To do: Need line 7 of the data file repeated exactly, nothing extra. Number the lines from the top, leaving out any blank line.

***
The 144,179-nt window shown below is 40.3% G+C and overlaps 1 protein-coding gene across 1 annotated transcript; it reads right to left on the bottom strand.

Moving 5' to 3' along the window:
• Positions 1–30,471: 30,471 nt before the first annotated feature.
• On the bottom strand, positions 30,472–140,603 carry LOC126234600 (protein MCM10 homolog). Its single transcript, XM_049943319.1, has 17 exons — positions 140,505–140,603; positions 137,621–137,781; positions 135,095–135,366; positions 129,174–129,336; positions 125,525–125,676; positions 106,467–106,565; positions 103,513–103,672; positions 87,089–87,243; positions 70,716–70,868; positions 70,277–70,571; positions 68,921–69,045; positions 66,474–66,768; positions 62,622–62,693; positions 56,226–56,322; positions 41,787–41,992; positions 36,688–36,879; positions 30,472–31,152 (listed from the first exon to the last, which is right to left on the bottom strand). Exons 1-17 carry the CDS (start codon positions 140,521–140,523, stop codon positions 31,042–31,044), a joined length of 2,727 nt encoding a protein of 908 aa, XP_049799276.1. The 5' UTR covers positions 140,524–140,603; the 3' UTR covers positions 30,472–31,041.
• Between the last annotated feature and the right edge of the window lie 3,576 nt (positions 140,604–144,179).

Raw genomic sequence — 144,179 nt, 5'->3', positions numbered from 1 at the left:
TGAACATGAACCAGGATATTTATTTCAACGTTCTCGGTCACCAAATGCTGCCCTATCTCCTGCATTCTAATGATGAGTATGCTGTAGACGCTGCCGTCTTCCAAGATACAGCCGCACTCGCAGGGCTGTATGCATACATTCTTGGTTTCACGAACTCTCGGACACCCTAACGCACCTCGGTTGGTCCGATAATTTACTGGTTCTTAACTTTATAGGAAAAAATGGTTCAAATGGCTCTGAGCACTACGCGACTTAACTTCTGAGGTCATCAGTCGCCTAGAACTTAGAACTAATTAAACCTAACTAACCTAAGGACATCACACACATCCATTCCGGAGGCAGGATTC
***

TGAACATGAACCAGGATATTTATTTCAACGTTCTCGGTCACCAAATGCTGCCCTATCTCCTGCATTCTAATGATGAGTATGCTGTAGACGCTGCCGTCTTCCAAGATACAGCCGCACTCGCAGGGCTGTATGCATACATTCTTGGTTTCACGAACTCTCGGACACCCTAACGCACCTCGGTTGGTCCGATAATTTACTGGTTCTTAACTTTATAGGAAAAAATGGTTCAAATGGCTCTGAGCACTACGCGACTTAACTTCTGAGGTCATCAGTCGCCTAGAACTTAGAACTAATTAAACCTAACTAACCTAAGGACATCACACACATCCATTCCGGAGGCAGGATTC